She is awfully cheerful and good-natured for someone who, any minute, is about to leave the interview to go rehearse as a tortured soul. “When we first start out,” she remembers. “I thought, ‘This is great! I don’t have to live up to any of these wonderful men who played the role before me!’ But then as you dive deeper and deeper into the layers of the text, it starts to mess with your head. I started to think, ‘Oh…I have to be on stage and say ‘To be or not to be.’ I have to actually say those famous words.”

Hood and her fellow cast members hit upon many places in the text where the traditional representation of a scene just didn’t work with her Hamlet. For instance, in the famous “Get thee to a nunnery!” scene, Hamlet gets pretty physically rough with Ophelia, and Hood and Wiles tried to play it that way, but it just didn’t feel right. They wouldn’t tell me what the solution was that made it more authentic of a scene between two females, and I didn’t want a spoiler anyway.

Likewise, Hamlet and Gertrude’s interactions usually range from physical and sexually tense–in the rehearsal process of this production, it became clear to Hood and Powell that a female Hamlet understands the deep love that Gertrude feels for her (understandably) pissed off son. As a result, there’s an undercurrent of love with a different take on betrayal.

“Everyone [in the cast] was really tuned in from the beginning,” says Powell, when I ask her if the rest of the cast had any trouble adjusting their own performances. “The thing we did have to battle was our own history of the play and our stereotypes.”

The contemporary costuming helps to make completely clear that Hamlet-the-character is female and not just Hood-the-actor–“There’s a visual vocabulary that we all understand–we can very easily tell who everyone is through what they’re wearing. It’s what modern college students would wear, what modern royals would wear,” Powell says. “One of our favorites is Horatio’s hoodie, because he’s a broke student.”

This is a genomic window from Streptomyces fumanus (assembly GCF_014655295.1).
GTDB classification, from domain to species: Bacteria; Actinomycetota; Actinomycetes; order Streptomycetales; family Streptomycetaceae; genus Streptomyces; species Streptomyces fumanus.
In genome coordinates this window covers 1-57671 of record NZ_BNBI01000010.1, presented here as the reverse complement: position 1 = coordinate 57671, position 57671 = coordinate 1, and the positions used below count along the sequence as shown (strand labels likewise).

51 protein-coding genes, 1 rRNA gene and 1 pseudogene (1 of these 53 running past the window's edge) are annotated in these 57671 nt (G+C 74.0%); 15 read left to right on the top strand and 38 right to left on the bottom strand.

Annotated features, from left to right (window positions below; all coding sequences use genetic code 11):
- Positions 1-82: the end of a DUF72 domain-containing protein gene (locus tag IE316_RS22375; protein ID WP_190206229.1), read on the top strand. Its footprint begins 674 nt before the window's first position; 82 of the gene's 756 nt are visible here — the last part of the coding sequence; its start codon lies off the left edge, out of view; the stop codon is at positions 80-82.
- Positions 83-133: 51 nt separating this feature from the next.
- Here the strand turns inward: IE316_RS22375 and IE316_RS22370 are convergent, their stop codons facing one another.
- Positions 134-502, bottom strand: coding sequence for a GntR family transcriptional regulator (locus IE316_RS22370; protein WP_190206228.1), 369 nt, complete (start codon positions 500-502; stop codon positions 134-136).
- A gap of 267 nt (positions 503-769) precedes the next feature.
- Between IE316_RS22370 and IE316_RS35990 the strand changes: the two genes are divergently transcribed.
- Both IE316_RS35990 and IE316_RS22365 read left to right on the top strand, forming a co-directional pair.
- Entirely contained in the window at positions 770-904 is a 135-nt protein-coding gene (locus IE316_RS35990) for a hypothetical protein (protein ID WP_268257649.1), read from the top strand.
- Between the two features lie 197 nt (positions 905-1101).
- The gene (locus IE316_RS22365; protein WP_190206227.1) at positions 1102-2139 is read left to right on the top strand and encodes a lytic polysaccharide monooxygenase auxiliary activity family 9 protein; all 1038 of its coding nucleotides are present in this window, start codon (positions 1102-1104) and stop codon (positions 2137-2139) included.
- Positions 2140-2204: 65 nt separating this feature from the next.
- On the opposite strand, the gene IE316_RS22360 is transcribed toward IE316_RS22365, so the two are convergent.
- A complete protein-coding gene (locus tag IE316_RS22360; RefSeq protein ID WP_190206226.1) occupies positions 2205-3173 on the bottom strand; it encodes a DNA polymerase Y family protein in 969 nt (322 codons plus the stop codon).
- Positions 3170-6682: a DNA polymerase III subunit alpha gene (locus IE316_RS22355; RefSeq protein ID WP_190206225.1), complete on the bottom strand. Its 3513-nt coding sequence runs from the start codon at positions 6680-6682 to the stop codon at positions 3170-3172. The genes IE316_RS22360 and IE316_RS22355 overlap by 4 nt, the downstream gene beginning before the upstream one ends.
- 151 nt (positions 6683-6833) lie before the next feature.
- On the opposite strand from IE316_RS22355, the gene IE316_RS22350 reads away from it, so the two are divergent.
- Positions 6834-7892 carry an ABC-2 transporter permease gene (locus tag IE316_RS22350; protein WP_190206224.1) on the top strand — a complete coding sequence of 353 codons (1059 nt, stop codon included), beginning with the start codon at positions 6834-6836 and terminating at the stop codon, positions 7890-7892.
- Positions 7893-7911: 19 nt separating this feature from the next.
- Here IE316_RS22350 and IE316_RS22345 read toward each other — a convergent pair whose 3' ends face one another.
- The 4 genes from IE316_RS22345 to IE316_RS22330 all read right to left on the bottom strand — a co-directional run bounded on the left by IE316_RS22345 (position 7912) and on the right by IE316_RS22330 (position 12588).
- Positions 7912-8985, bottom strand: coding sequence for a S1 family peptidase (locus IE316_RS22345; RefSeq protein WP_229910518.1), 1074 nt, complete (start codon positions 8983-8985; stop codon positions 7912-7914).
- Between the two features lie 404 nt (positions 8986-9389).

Hood gets to don a serious black leather jacket, which of course is our visual vocabulary for “badass.”

“Sometimes, when actors get handed what they’re going to wear, it’s like looking at a dog who has to wear a holiday sweater,” jokes Powell. She works closely with her costumers, whom she claims (affectionately) to abuse. Tight budgets, high expectations–the team cranks out wardrobes that help both the actor and the audience settle into the role.

Says Hood, “And when it works, it’s like…” she makes an explosion sound. “We’re on fire.”

No one literally bursts into flames in this production, as Agecroft’s 400-year-old environs have got to be protected. Working in a setting that’s both antique and outdoor2 comes with its challenges, but Powell and Hood both express many emotions about Agecroft and what it symbolizes to them. It’s as close to real Shakespeare as they can get, and the decades-long tradition of hosting the festival there means that the grounds, the courtyard, the house itself, are permanently linked to their favorite time of year.

— ∮∮∮ —

Check out Molly Hood in Hamlet beginning on Thursday, July 9th at Agecroft Hall. Showtimes are at 7:30. Tickets are $30 for adults, $25 for seniors, $15 for students Buy tickets online.

  1. Powell calls it such and I agree with her. 
  2. And authentic–Shakespeare’s troupe may have actually performed at Agecroft in its past life as a manor house in Lancashire. But there’s no way to be sure. We do know that they pulled up their wagon and got to performin’ in several courtyards in that area. Agecroft is the only Tudor courtyard in the country, which makes the Richmond Shakespeare Festival especially cool.